The Active Galactic Nucleus 1RXS J101015.9−311909

March 2012

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Image of the host galaxy of the X-ray source 1RXS J101015.9−311909, from the 2MASS sky survey (Jarrett et al. 2000).

Active galactic nuclei (AGN) with high X-ray and radio emission represent promising candidates to search for very high energy gamma ray signatures, as pointed out by Costamante and Ghisellini (2002) in their paper "TeV candidate BL Lac objects". The object 1RXS J101015.9−311909 is one of the 18,811 sources in the ROSAT All-Sky Survey Bright Source Catalogue (Voges et al., 1999), coincident with one of the about 2 million radio sources of the NRAO VLA Sky Survey (NVSS) (Condon et al., 1998): Bauer et al. (2000) cross-identified the ROSAT catalog and the NRAO VLA survey to construct a sample of the brightest X-ray sources that are also radio sources, resulting in a sample of 1557 objects. In the multi-frequency "Sedentary Survey" sample of Giommi et al. (2005), 1RXS J101015.9−311909 - with a redshift z=0.14 - is listed as one of the objects distinguished by their extremely high X-ray to radio flux ratio, making it a very interesting candidate for gamma-ray observations.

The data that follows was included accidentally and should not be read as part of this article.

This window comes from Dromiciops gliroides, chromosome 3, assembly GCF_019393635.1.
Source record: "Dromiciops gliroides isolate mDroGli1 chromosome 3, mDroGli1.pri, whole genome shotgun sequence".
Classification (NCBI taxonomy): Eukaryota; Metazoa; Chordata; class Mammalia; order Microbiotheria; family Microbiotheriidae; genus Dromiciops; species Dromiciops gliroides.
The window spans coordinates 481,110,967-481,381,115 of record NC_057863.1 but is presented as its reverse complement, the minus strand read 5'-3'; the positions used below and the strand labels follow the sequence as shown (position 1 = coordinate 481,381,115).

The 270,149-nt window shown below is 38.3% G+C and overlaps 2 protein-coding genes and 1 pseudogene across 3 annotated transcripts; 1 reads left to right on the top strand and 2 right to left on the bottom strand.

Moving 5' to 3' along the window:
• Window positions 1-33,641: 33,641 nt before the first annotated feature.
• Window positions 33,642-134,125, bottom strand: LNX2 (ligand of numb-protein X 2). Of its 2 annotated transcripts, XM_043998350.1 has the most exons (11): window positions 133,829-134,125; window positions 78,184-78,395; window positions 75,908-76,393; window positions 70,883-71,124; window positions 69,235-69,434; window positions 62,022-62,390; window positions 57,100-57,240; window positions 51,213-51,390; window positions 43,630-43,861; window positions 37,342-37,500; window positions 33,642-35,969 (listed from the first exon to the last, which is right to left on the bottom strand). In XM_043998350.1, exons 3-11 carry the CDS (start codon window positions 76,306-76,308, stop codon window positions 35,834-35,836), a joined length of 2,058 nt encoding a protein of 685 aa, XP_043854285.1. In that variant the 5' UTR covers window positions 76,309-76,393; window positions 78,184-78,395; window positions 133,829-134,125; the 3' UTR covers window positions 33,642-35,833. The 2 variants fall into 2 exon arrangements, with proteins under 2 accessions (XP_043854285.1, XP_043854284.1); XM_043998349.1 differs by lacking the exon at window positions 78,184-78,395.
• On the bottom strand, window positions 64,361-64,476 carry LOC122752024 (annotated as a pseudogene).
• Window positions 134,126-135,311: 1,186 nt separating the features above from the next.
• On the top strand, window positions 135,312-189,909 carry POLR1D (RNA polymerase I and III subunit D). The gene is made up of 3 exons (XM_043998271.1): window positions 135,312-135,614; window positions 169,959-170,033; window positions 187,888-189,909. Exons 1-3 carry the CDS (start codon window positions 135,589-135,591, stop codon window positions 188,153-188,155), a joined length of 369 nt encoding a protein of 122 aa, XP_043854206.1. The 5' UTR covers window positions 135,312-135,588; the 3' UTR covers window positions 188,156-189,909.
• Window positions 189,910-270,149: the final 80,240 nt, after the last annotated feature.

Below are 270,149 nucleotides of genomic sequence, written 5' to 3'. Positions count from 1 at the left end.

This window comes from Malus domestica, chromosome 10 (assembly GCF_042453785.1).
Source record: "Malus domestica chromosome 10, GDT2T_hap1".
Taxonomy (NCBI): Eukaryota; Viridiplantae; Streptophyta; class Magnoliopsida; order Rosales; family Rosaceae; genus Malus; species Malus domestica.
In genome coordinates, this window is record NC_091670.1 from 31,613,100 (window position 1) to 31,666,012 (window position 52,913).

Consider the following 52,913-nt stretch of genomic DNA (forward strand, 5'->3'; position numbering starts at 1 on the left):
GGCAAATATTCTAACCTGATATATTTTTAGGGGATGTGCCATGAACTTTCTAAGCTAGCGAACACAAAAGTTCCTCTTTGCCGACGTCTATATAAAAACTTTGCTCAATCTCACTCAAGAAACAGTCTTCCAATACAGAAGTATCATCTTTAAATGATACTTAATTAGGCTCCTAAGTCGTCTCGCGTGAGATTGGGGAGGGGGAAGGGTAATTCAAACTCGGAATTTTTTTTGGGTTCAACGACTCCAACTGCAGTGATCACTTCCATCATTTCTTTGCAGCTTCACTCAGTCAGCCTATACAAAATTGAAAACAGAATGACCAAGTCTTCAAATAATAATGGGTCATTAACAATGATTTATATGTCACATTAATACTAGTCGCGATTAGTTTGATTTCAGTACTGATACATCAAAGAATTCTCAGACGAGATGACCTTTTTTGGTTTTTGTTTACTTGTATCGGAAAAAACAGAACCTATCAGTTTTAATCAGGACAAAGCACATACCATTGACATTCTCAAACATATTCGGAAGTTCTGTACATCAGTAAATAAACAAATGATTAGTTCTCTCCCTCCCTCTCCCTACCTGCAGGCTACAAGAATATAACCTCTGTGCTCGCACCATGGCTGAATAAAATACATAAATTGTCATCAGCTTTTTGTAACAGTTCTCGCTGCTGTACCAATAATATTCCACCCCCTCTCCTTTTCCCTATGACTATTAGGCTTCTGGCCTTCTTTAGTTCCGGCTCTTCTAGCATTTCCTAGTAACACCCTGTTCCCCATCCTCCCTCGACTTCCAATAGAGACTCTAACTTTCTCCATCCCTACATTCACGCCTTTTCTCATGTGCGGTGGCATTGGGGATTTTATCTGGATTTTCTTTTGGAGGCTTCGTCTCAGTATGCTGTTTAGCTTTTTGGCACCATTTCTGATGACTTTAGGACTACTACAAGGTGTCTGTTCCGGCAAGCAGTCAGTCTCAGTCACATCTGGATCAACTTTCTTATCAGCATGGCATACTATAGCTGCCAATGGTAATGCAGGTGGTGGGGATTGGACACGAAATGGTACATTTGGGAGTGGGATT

H.E.S.S. observations were carried out between 2006 and 2010, accumulating 64 hours of exposure. In this sample, indeed 263 excess gamma rays were detected, corresponding to about 7 sigma significance (Fig. 1). At the scale of the H.E.S.S. angular resolution of about 6', the source is point-like (Fig. 2), as expected for a distant active galaxy, and the location of the H.E.S.S. source is centered on the radio position of 1RXS J101015.9−311909. No significant variability is seen over the years. The object is also listed in the GeV gamma ray Fermi Large Area Telescope Second Source Catalog. Fig. 3 shows the spectral energy distribution of gamma rays, with clear break in the spectrum between the Fermi and H.E.S.S. energy ranges. A second spectral peak occurs between optical and X-ray energies; the emission spectrum hence follows the pattern expected for beamed emission by a `blob' of electrons accelerated in the jet emerging from the active galactic nucleus, with synchrotron radiation dominating in the X-ray domain, and very high energy gamma rays being created when these synchrotron quanta are again scattered off electrons.

Reference: "Recent H.E.S.S. results on extra-galactic sources", H.E.S.S. Collaboration, M. Cerruti, International Cosmic Ray Conference, Beijing, 2011, arXiv:1110.2119; "New AGNs discovered by H.E.S.S", H.E.S.S. Collaboration, Y. Becherini et al., 25th Texas Symposium on Relativistic Astrophysics, Heidelberg, 2010, arXiv:1105.5243

Fig. 1: H.E.S.S. gamma-ray image of 1RXS J101015.9−311909. The inset shows the response of the instrument to a point source (PSF). Preliminary.
Fig. 2: Gamma-ray excess as a function of the squared angular distance to 1RXS J101015.9−311909, after background subtraction. The full line illustrates the expected distribution for a point source. Preliminary.
Fig. 3: Energy spectrum of gamma rays from 1RXS J101015.9−311909, in the GeV (Fermi) and TeV (H.E.S.S.) domains. Preliminary.